Friends and/or Foes Rock NAA

By: Jennifer Saba The Newspaper Association of America decided to shake things up this year by inviting a roster of outsiders to "tell it like it is" during its annual conference in New York. For four days in May, executives from tiny dailies to large metros convened at the Marriott Marquis in Times Square to hear advertisers and Internet figures speak to the industry.

The keynote panel during the 8 a.m. kick-off session could not have been more of an eye-opener. There sat Craig Newmark representing the scourge of newspaper classifieds,, fielding questions from talk show host Charlie Rose. Some attendees called him a "dork," but his message wasn't for the meek: "I do have a great deal of sympathy for people who run printing presses, because they are screwed," he said. "Even the kids realize news is important. The problem is, paper is too expensive."

That remark jazzed New York Times Publisher Arthur Sulzberger Jr., who turned to McClatchy Co. CEO Gary Pruitt and shot him a knowing grin.

There was a feeling during this conference that it's all about the news, regardless of the delivery form. Everyone there, including Sulzberger, knows it's important to stop circulation and advertising losses with print, but there was just as much talk about portfolio products and online initiatives ? and even some mobile talk.

Good thing, because two of the industry's largest advertisers delivered blunt criticisms as to why they're moving their dollars away from newspapers. Anne MacDonald, president and CMO of Macy's Corporate Marketing and a self-described "newspaper junkie," stated, "To win our ad dollars you need to be winning in the marketplace. But that is not the case."

As she delivered a precise and thorough presentation, MacDonald said she was very "concerned" about the latest FAS-FAX numbers released just a few days earlier: "The readership and circulation data is causing retailers like us to shift our ad dollars." She laid out a nine-point plan ? one conference observer mentioned to E&P that hardly anyone in the audience picked up a pen ? of how newspapers could win back the love (and money) of Macy's.

For all the talk about hyper-local content, MacDonald isn't seeing it. She suggested to push that kind of news to the front page. Another tip: Publishers should market their paper. Really!

Later that day, G. Richard Wagoner Jr., chairman and CEO of General Motors, said his company is fleeing newspapers because GM wants to "go where our customers are going" ? the punch line being the Internet. He added that newspapers should leverage their trusted content, which is "accurate, fact-based and unbiased. ... You have an advantage in this area over your digital counterparts" ? i.e., blogs.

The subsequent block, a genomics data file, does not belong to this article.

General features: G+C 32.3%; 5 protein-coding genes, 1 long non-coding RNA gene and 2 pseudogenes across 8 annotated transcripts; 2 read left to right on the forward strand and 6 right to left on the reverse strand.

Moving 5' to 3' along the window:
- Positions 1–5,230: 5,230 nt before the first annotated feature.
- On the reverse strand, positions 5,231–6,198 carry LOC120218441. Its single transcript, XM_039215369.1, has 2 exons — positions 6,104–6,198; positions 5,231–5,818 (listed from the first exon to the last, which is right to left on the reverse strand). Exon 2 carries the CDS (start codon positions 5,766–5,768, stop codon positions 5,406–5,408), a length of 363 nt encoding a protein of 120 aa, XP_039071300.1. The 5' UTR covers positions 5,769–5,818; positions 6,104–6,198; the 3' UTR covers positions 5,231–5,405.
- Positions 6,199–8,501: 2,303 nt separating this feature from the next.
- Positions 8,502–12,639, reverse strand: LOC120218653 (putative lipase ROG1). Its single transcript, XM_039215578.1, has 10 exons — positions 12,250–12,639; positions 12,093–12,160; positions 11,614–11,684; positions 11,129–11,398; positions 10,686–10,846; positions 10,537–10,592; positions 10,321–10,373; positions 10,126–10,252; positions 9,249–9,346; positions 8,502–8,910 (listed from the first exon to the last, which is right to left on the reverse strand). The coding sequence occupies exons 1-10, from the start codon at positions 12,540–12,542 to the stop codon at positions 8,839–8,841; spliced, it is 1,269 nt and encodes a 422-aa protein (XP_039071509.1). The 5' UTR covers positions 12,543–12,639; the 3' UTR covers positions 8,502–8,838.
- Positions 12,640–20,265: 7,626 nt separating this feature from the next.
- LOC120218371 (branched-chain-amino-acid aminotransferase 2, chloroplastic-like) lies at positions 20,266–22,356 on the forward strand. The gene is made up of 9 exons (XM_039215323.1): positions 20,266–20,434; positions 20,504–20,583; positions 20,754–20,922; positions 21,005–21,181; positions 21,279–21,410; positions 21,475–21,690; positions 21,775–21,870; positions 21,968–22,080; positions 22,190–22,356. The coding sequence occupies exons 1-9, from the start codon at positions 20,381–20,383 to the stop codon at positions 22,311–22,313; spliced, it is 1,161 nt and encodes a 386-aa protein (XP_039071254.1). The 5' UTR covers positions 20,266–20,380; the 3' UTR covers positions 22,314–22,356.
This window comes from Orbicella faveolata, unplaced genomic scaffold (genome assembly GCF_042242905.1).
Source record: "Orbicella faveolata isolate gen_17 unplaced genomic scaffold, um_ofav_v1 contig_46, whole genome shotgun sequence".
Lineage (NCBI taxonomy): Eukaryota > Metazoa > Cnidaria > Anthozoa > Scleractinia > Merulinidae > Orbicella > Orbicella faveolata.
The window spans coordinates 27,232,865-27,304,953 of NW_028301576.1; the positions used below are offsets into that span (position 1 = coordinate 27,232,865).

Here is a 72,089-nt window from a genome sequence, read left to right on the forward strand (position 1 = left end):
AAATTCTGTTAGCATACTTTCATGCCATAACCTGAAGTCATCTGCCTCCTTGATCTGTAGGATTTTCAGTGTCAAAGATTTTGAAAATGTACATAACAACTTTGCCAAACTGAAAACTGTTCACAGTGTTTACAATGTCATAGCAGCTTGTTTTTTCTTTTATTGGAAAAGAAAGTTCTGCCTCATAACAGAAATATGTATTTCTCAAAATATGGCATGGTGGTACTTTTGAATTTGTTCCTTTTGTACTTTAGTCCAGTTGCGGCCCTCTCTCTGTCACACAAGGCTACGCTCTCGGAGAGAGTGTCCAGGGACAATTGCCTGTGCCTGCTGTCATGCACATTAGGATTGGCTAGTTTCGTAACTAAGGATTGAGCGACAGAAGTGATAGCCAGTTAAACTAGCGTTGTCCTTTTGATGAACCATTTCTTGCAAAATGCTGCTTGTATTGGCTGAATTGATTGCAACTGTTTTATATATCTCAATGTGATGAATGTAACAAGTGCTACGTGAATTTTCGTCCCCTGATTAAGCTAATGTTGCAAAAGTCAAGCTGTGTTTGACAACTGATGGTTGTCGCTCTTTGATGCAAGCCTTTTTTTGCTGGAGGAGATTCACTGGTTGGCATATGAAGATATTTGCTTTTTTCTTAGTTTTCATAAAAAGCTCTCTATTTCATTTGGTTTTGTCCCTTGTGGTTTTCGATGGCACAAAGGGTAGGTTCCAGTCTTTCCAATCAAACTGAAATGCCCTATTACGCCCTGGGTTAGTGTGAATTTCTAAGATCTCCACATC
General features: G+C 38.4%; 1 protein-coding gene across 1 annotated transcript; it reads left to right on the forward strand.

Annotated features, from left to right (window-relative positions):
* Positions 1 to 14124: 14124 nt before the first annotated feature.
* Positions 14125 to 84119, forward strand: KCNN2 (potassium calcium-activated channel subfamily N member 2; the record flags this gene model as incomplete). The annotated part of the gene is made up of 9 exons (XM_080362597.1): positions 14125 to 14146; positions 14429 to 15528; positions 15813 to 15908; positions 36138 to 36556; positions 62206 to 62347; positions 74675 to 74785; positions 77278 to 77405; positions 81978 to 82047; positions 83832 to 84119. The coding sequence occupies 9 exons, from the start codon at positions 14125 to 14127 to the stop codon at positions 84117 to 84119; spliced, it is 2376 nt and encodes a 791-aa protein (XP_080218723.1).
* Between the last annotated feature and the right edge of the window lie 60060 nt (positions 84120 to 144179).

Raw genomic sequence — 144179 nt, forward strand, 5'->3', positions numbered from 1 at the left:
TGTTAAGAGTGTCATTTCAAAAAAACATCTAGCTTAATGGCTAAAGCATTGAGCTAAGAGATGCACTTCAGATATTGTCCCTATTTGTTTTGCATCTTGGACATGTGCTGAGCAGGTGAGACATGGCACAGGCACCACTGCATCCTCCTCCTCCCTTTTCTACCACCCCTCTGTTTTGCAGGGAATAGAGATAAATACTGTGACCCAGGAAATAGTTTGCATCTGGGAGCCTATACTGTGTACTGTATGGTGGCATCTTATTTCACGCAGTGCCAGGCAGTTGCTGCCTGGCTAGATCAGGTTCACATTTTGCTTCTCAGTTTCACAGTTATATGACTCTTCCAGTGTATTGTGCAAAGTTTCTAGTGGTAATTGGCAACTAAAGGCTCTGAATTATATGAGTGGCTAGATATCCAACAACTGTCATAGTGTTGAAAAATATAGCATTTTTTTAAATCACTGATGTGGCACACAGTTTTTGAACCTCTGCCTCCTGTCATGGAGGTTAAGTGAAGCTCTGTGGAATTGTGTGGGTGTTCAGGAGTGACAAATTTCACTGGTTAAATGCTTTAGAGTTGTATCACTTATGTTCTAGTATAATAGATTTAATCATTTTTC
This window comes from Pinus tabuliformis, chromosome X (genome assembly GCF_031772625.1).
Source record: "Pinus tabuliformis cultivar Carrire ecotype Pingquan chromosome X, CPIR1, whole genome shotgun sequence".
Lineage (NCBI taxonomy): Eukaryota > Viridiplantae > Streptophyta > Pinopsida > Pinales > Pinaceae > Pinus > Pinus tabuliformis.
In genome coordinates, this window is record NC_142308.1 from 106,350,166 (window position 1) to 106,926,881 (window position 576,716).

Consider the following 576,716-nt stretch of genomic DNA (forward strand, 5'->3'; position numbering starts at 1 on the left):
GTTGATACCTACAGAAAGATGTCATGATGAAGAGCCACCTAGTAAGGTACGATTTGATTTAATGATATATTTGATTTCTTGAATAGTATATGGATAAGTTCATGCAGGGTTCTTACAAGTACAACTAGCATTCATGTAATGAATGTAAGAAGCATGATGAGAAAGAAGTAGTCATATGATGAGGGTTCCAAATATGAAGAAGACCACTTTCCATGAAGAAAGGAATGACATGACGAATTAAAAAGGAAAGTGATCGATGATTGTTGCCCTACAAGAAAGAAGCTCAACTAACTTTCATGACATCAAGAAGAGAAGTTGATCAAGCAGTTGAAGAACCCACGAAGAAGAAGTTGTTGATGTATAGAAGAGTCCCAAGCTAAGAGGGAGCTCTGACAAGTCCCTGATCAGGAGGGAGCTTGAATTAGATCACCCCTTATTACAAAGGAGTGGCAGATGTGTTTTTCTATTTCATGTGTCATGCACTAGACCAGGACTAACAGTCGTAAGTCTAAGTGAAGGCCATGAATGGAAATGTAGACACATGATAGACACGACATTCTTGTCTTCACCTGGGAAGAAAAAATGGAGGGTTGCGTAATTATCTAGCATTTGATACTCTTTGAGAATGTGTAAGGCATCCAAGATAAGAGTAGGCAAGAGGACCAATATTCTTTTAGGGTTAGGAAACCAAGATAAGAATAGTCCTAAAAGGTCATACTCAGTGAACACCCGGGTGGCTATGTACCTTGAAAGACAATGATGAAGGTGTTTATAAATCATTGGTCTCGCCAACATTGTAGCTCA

Prime movers on the Web were present and accounted for, asking ? albeit from a high place ? for the companionship of newspapers. A panel on "partnerships in transition" gathered executives from Google, Yahoo, and Microsoft. The giants have been busy getting newspapers to join their teams. Yahoo announced an audacious newspaper alliance that promises to share technology, ad revenue, and extend the papers' national reach. Google wants to be the middleman coordinating print ad buys.

Think that's not a problem? It's astonishing that after years of complaining to publishers how hard it is to buy across several papers, advertisers are still bringing up this subject. MacDonald had even made the issue one of her nine points.

Tom Phillips ? Google's director of print ads and the former founding publisher of Spy magazine ? sat on the panel, hat in one hand, flowers in the other. Speaking on behalf of his co-panelists, Yahoo's Hilary Schneider and Microsoft's Harry Patz, he gushed: "We want to be your best friends!"

Then he admitted that Schneider, Yahoo's senior vice president of marketplace, is doing a better job interfacing with the newspaper industry after some confused executives asked what's in it for them.

"Boy, what a difference a year makes!" joked Schneider, the one-time contender to run Knight Ridder before it was spirited away to McClatchy. "Even a year ago I was talking about how come newspapers can't come together.

"We are quite selective where we put our strategic alliances. Newspapers fit that so well. Our technology and reach and ability to engage audience is unparalleled," Schneider added. Something, it should be noted, that newspapers were able to brag about not so long ago.


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